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Ada County creates anti-internet bunker around voting system

The paper ballot is the first line of defense in Idaho's cyber security system. (CBS 2)

In addition to the old reliable, unhackable paper ballot, the Ada County Elections Office has established an anti-internet bunker around its voter information database as well as the actual voting system.

"The tabulators we use to count all the absentee ballots, the system where we calculate all of the votes on election day, that system is completely offline," said Ada County Chief Deputy Clerk Phil McGrane. "It never accesses the internet at anytime."

And the tabulation room, as it's called, is the most secure place in election headquarters.

We were only allowed inside escorted by top elections officials.

And seven video cameras watch everything, all the time.

"Everything to get to this room is under video," said Ada County IT officer Stephen O'Meara. "And even where we bring in all the votes from around the county. Once they get to this facility, everything is under video, even when we take and store (the ballots), the storage area is under video."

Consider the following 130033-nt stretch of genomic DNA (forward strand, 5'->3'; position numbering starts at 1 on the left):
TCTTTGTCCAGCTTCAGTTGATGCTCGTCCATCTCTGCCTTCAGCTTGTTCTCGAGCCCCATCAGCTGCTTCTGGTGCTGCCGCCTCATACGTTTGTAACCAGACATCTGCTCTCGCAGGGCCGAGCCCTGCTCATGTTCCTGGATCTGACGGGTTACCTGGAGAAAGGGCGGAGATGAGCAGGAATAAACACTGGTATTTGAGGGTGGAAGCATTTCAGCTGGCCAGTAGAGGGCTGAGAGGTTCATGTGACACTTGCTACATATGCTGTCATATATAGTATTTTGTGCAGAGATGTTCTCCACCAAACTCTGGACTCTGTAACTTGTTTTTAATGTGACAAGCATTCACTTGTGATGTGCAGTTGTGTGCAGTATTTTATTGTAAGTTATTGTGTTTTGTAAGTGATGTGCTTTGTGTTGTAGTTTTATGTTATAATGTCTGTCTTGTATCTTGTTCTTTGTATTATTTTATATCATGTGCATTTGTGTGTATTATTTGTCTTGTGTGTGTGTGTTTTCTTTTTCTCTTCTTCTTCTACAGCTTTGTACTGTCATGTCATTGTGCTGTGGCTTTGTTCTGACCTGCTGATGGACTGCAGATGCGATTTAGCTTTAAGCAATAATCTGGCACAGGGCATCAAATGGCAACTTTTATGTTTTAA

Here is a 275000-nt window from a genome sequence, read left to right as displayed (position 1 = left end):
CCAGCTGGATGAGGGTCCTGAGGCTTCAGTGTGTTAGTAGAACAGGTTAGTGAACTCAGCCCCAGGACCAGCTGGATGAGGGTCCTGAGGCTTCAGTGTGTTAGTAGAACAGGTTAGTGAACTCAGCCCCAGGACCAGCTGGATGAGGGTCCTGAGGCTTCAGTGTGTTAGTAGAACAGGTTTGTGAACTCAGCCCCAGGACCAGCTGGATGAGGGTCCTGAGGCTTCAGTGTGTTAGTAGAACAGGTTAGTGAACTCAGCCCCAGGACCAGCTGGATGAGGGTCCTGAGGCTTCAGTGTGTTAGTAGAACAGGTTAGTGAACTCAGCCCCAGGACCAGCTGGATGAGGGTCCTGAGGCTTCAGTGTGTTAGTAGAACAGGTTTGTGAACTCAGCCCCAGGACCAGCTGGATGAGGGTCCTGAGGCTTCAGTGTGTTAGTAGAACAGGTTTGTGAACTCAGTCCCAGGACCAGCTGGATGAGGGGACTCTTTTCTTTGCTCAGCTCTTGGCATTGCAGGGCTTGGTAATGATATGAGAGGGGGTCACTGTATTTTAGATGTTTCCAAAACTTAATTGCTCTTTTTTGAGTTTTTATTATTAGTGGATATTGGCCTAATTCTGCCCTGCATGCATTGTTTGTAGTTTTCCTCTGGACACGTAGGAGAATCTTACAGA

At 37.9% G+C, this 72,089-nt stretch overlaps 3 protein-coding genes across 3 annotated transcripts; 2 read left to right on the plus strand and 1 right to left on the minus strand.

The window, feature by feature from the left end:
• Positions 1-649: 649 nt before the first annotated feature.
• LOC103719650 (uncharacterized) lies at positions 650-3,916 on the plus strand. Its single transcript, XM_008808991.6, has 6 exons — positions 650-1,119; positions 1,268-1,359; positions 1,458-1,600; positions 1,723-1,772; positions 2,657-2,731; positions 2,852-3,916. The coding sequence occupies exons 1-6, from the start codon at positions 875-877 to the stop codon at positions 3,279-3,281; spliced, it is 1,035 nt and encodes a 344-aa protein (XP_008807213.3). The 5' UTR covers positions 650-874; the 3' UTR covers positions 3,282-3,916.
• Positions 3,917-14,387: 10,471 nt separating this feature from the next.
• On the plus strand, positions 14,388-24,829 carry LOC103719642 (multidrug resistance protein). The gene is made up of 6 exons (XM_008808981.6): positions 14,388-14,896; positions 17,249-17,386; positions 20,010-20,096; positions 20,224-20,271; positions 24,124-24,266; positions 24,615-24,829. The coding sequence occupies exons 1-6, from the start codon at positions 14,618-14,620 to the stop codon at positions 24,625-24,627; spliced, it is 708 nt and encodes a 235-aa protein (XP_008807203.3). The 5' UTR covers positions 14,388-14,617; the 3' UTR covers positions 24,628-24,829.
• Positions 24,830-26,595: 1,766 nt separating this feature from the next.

And through the Ada County website, the public can access and view this streaming video from any of their devices.

But any defense is only as good as its ability to withstand a real attack.

"Anytime we change something or do something, we actually have outside firms try to break it," said O'Meara. "And they check it for us. And we're checking randomly throughout the year as well."

Cyberspace is the new battlefield, and it's an ever changing one.

"There are people trying to tamper with things all the time," said McGrane. "We've seen that at the state level this past year where some websites were defaced. Whether it actually tampers with any actual information, it creates a sense of distrust and we need to protect against that."

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